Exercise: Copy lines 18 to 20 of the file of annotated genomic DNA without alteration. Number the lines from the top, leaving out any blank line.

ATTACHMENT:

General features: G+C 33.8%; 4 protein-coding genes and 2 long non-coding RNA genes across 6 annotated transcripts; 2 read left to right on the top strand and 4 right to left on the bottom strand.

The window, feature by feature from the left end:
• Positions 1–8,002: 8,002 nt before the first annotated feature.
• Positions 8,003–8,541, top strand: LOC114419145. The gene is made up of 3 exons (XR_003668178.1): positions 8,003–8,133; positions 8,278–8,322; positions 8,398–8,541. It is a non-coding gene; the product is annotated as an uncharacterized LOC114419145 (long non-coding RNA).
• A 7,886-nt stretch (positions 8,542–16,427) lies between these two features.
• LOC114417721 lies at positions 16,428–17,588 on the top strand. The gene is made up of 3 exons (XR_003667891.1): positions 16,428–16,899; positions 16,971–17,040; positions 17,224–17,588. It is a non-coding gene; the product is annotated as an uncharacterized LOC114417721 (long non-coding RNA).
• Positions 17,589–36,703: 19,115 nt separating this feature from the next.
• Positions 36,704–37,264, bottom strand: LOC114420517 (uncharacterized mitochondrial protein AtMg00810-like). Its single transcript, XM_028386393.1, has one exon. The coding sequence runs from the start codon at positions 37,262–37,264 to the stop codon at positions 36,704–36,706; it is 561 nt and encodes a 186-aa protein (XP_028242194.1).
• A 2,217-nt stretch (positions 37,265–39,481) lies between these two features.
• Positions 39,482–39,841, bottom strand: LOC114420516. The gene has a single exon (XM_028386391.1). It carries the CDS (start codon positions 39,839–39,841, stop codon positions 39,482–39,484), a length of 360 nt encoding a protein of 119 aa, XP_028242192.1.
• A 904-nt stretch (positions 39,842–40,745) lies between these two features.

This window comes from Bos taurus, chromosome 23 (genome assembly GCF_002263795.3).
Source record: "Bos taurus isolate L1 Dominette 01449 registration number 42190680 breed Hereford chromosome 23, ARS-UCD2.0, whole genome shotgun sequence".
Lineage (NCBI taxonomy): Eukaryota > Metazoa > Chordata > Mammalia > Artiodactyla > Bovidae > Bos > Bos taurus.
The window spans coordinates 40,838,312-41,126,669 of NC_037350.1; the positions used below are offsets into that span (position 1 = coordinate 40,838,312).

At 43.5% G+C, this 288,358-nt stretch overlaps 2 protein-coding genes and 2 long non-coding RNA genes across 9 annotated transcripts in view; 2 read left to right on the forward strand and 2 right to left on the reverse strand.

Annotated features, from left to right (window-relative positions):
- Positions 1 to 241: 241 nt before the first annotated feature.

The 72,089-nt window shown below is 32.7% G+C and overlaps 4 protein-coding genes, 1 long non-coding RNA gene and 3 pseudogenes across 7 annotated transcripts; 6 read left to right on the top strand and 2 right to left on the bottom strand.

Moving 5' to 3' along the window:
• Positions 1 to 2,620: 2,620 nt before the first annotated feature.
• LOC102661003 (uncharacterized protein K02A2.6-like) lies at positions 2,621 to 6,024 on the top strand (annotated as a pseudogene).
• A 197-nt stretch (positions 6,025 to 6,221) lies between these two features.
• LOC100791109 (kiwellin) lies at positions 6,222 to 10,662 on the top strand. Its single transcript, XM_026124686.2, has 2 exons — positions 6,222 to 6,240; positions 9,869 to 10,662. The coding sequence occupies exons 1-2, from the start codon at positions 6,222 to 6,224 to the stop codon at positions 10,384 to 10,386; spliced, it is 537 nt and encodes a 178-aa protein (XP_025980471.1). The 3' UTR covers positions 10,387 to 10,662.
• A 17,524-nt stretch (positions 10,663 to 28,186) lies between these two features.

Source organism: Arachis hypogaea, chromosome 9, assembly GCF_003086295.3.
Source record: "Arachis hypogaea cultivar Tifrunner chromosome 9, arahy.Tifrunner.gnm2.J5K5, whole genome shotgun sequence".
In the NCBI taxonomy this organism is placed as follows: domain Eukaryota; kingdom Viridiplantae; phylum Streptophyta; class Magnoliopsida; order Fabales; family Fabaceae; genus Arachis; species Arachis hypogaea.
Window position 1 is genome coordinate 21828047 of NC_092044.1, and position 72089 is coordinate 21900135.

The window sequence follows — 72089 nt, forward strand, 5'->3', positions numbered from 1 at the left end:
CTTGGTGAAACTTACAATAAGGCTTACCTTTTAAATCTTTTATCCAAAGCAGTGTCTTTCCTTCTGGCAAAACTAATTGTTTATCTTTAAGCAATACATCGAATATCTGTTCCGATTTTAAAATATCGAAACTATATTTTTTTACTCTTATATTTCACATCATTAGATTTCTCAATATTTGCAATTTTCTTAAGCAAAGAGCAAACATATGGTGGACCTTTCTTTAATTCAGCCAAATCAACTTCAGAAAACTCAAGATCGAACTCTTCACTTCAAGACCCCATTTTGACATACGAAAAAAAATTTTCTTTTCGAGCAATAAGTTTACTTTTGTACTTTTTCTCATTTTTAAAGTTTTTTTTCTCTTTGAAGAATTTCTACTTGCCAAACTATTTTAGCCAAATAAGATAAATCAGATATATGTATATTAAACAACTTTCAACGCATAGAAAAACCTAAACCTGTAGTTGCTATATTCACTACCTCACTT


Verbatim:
- Positions 1 to 241: 241 nt before the first annotated feature.

The 72,089-nt window shown below is 32.7% G+C and overlaps 4 protein-coding genes, 1 long non-coding RNA gene and 3 pseudogenes across 7 annotated transcripts; 6 read left to right on the top strand and 2 right to left on the bottom strand.

Moving 5' to 3' along the window: